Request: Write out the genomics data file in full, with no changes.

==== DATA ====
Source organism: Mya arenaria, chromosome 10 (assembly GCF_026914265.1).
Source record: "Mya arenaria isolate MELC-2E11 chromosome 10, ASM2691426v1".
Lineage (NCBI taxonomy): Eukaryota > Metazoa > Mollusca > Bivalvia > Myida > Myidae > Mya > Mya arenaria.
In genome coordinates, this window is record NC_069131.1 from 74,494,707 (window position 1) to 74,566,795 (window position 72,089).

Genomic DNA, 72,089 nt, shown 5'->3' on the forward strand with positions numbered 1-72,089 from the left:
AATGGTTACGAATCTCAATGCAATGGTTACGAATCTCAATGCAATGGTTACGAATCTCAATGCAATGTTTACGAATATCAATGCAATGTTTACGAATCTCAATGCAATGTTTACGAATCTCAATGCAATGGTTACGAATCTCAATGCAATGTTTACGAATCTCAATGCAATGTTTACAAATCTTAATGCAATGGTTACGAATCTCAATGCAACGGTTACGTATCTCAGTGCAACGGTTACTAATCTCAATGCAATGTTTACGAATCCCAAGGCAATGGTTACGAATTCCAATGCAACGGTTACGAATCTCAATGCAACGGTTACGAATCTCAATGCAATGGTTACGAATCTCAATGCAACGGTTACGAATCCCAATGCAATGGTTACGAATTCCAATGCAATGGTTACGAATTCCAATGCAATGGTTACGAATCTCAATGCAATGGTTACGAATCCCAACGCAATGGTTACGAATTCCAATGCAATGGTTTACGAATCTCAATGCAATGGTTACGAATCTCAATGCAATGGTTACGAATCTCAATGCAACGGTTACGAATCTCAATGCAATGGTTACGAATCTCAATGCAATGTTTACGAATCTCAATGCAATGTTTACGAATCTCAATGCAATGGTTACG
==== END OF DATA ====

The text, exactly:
Source organism: Mya arenaria, chromosome 10 (assembly GCF_026914265.1).
Source record: "Mya arenaria isolate MELC-2E11 chromosome 10, ASM2691426v1".
Lineage (NCBI taxonomy): Eukaryota > Metazoa > Mollusca > Bivalvia > Myida > Myidae > Mya > Mya arenaria.
In genome coordinates, this window is record NC_069131.1 from 74,494,707 (window position 1) to 74,566,795 (window position 72,089).

Genomic DNA, 72,089 nt, shown 5'->3' on the forward strand with positions numbered 1-72,089 from the left:
AATGGTTACGAATCTCAATGCAATGGTTACGAATCTCAATGCAATGGTTACGAATCTCAATGCAATGTTTACGAATATCAATGCAATGTTTACGAATCTCAATGCAATGTTTACGAATCTCAATGCAATGGTTACGAATCTCAATGCAATGTTTACGAATCTCAATGCAATGTTTACAAATCTTAATGCAATGGTTACGAATCTCAATGCAACGGTTACGTATCTCAGTGCAACGGTTACTAATCTCAATGCAATGTTTACGAATCCCAAGGCAATGGTTACGAATTCCAATGCAACGGTTACGAATCTCAATGCAACGGTTACGAATCTCAATGCAATGGTTACGAATCTCAATGCAACGGTTACGAATCCCAATGCAATGGTTACGAATTCCAATGCAATGGTTACGAATTCCAATGCAATGGTTACGAATCTCAATGCAATGGTTACGAATCCCAACGCAATGGTTACGAATTCCAATGCAATGGTTTACGAATCTCAATGCAATGGTTACGAATCTCAATGCAATGGTTACGAATCTCAATGCAACGGTTACGAATCTCAATGCAATGGTTACGAATCTCAATGCAATGTTTACGAATCTCAATGCAATGTTTACGAATCTCAATGCAATGGTTACG